Above sea level, the Bermuda islands are for the most part built of wind-blown sand dunes, known as aeolianites, which have been cemented into limestone rock Only a small minority of the limestones exposed at the land surface were originally deposited by the sea, for example as beaches.
Below sea level, the limestones extend to depths of approximately 50 meters where they rest on a truncated volcanic seamount, which is thought to have been largely built during at least two eruptions between 45 and 33 million years ago.
The limestones are primarily of Pleistocene age (less than 1.7 million years old) and were deposited in response to dramatic cycles of glacial and inter-glacial conditions during this epoch. Bermuda, alternately, emerged and was submerged by the 300 ft (150 m), or so, fluctuations of sea level. Dune building was most active when the high, inter-glacial seas flooded onto the Bermuda Platform (see below). During the glacial episodes, however, when the island was fully emerged and at its maximum size, this limestone deposition was replaced by vegetation growth and the development of soil. The end result was Bermuda’s characteristic geology of sandy, limestone aeolianites interlayered with palaeosols (fossil soils).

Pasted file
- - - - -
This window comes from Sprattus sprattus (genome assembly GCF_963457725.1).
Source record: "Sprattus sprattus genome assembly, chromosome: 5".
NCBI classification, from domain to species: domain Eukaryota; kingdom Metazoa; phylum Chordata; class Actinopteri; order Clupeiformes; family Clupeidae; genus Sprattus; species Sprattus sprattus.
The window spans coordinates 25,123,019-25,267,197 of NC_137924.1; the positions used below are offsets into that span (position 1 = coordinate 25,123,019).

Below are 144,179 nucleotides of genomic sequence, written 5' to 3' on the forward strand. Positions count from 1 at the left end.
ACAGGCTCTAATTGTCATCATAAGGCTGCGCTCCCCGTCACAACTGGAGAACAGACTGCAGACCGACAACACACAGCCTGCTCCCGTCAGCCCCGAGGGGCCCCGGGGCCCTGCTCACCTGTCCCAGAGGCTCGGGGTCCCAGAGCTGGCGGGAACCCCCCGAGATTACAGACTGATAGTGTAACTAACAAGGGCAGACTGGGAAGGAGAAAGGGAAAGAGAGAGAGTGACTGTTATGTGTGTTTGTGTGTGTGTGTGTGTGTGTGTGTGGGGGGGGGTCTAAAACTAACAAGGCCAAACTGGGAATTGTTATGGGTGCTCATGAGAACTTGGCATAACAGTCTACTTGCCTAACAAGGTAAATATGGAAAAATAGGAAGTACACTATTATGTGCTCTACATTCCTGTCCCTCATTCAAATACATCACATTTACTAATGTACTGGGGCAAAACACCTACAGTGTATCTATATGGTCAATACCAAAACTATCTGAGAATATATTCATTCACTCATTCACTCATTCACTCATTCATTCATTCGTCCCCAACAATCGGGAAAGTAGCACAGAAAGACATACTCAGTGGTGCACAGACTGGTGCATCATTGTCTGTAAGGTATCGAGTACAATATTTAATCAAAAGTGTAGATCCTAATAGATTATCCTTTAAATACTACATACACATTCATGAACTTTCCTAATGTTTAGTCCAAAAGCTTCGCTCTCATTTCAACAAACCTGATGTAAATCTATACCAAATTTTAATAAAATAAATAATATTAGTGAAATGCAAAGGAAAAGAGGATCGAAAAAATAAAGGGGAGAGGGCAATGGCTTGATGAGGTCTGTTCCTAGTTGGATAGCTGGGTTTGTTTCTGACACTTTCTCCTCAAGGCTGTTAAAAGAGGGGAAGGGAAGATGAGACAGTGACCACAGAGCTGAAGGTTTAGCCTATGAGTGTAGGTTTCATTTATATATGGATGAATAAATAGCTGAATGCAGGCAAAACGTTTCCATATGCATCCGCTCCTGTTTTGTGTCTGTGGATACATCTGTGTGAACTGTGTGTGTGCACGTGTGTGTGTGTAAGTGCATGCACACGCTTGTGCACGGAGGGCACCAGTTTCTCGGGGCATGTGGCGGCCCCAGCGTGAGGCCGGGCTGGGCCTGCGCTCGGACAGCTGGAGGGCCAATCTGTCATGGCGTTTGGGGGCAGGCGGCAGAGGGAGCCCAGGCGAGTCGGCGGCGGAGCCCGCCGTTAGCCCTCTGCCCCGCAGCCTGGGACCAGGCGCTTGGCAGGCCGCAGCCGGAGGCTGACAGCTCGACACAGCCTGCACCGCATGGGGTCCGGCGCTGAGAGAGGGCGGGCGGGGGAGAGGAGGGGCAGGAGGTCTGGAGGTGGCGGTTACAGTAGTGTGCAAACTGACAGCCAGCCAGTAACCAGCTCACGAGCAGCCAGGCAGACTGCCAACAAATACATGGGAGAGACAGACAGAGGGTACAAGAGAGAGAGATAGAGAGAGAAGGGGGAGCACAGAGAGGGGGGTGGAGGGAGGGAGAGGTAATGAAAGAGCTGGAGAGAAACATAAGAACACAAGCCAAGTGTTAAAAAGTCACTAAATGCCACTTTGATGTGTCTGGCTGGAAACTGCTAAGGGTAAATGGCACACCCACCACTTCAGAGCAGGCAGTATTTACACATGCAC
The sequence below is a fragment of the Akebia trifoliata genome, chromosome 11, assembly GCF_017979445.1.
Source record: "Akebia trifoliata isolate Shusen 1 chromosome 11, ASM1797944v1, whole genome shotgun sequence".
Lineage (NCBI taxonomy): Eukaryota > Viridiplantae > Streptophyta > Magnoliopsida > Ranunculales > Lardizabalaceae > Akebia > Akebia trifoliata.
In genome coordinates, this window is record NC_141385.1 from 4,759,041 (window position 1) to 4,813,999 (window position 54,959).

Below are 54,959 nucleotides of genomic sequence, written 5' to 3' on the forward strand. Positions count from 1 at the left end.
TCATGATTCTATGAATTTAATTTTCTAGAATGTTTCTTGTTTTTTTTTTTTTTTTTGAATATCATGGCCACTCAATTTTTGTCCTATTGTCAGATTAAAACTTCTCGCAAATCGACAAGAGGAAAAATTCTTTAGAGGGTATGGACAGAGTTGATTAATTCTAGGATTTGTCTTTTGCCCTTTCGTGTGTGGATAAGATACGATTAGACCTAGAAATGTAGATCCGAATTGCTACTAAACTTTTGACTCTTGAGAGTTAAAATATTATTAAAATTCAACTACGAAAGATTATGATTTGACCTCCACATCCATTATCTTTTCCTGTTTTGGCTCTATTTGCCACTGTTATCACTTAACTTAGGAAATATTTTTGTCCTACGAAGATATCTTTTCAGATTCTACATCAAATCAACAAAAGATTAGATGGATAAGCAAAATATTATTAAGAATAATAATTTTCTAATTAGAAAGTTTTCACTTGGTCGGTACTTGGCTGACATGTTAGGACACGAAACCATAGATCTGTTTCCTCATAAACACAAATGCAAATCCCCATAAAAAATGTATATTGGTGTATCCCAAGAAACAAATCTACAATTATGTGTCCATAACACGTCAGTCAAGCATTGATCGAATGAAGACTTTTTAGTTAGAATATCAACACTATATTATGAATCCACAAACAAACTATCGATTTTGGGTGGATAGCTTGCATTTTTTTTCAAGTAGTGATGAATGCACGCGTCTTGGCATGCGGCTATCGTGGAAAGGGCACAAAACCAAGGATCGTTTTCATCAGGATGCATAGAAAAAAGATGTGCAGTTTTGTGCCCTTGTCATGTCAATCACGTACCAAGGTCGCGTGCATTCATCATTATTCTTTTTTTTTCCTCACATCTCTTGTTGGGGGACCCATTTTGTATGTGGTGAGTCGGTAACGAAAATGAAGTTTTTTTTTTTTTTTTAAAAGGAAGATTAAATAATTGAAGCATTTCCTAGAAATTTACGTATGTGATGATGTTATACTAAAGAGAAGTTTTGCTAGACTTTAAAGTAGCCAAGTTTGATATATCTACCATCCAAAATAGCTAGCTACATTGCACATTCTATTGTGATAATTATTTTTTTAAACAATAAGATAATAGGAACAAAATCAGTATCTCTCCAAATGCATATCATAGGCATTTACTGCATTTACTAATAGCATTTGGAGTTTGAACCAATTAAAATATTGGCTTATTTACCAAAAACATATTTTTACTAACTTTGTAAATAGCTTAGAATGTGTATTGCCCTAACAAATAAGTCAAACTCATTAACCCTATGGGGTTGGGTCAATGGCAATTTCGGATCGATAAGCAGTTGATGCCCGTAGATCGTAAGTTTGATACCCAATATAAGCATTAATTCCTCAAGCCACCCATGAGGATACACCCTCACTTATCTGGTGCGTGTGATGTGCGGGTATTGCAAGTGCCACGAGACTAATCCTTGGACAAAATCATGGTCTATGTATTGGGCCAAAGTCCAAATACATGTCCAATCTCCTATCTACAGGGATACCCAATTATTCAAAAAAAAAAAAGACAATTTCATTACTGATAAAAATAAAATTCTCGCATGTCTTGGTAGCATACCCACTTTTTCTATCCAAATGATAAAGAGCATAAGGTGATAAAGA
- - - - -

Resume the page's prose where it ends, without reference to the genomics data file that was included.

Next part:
Under the inter-glacial conditions of today, Bermuda is reduced to a relatively narrow strip of reef-protected islands confined to the southern rim of the Bermuda Platform (see below).